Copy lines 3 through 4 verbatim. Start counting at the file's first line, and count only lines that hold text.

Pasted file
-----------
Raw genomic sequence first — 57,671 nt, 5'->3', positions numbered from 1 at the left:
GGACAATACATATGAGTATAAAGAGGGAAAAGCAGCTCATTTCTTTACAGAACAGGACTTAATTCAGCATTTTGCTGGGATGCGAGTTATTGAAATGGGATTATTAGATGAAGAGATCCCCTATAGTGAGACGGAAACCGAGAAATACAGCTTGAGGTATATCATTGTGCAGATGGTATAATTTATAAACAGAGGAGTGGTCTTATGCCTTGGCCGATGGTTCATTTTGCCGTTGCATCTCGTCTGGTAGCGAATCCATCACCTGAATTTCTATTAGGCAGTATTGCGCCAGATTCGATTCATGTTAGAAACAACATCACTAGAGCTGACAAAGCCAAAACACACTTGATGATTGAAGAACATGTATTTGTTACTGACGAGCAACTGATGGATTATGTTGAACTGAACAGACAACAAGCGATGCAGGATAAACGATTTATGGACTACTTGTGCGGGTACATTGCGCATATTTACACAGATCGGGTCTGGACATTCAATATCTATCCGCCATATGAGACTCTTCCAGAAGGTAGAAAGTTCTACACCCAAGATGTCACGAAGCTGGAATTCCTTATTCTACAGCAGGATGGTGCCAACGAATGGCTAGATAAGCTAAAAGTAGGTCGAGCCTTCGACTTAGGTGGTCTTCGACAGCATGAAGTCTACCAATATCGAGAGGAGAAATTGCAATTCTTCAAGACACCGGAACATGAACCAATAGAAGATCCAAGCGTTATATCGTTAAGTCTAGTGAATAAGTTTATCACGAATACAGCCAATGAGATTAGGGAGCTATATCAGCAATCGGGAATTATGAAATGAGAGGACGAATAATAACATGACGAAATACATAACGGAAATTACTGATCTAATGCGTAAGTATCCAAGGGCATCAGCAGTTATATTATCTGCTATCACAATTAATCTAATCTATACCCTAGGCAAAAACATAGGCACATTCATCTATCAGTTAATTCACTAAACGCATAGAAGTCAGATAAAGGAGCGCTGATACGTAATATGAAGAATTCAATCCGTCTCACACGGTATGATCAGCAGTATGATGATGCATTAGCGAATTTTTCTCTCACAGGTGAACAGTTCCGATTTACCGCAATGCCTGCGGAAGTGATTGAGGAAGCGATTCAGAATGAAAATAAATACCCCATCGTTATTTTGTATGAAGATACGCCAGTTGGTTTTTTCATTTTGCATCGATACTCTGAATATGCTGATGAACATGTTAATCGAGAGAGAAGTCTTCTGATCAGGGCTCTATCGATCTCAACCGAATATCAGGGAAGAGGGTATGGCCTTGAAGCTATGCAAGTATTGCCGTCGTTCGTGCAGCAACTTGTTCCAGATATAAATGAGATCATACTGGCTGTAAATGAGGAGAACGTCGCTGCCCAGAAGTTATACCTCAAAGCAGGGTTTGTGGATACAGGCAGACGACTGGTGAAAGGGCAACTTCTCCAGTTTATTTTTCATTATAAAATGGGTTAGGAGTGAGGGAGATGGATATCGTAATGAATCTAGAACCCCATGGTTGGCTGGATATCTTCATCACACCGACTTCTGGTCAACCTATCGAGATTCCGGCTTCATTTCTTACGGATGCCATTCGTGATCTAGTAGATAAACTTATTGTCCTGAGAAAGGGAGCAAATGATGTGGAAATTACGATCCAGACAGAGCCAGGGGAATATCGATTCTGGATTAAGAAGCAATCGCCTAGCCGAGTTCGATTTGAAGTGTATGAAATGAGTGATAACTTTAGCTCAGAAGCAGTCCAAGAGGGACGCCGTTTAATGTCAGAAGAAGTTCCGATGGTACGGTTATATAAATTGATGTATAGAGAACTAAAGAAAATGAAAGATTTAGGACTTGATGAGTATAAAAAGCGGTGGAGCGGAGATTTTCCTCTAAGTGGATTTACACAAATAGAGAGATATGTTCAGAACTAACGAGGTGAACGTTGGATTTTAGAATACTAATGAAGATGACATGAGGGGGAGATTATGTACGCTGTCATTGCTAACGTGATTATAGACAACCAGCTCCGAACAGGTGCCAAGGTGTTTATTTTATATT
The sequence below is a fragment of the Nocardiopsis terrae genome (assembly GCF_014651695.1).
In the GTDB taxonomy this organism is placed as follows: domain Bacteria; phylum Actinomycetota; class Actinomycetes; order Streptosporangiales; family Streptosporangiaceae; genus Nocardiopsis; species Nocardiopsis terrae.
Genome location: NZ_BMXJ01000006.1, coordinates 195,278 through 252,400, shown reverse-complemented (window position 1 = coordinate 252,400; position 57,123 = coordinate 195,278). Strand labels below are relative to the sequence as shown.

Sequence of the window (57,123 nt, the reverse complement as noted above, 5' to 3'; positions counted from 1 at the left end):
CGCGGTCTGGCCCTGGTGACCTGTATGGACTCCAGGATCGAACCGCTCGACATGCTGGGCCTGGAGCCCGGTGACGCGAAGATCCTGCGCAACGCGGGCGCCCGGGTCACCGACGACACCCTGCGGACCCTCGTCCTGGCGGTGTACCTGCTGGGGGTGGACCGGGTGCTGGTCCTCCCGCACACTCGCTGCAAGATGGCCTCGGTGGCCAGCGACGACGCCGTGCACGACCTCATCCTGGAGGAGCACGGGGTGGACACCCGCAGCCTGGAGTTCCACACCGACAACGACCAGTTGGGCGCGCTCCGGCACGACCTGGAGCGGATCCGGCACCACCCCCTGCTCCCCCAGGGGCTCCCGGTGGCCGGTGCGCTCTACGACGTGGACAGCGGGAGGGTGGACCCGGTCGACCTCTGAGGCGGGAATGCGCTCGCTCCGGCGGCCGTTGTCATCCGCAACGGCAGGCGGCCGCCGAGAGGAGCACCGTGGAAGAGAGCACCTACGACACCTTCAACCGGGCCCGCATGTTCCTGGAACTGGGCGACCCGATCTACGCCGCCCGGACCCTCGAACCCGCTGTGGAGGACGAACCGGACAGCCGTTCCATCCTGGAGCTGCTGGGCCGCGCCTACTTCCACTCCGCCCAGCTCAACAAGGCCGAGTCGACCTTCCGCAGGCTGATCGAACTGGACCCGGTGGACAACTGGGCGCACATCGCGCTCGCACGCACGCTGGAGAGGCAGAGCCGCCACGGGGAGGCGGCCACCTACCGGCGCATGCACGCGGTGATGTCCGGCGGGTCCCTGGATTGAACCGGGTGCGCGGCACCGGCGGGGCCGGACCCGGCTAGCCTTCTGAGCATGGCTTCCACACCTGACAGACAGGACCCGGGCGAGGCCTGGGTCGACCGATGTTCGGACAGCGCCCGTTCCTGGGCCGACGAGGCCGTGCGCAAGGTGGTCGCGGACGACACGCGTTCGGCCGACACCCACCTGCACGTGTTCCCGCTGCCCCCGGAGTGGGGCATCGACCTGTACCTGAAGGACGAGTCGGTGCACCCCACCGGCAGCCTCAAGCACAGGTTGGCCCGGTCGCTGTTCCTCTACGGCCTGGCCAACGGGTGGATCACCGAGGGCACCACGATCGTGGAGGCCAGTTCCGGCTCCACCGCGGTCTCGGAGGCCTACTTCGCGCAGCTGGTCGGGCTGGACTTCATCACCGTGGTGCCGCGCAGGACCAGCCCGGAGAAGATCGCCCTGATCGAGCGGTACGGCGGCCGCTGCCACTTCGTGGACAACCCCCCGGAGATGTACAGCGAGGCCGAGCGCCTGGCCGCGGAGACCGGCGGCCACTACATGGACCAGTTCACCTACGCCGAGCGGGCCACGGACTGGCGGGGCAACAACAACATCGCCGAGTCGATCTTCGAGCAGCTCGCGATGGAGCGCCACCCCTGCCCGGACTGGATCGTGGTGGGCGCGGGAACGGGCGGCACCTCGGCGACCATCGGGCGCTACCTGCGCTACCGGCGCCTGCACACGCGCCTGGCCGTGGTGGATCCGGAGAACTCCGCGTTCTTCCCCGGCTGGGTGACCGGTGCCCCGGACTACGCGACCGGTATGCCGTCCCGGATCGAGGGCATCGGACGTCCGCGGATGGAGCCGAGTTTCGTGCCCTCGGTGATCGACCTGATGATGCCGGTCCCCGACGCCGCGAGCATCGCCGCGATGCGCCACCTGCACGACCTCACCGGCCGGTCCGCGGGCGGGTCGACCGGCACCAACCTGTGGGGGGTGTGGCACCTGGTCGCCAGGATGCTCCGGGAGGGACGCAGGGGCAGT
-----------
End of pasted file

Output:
The sequence below is a fragment of the Nocardiopsis terrae genome (assembly GCF_014651695.1).
In the GTDB taxonomy this organism is placed as follows: domain Bacteria; phylum Actinomycetota; class Actinomycetes; order Streptosporangiales; family Streptosporangiaceae; genus Nocardiopsis; species Nocardiopsis terrae.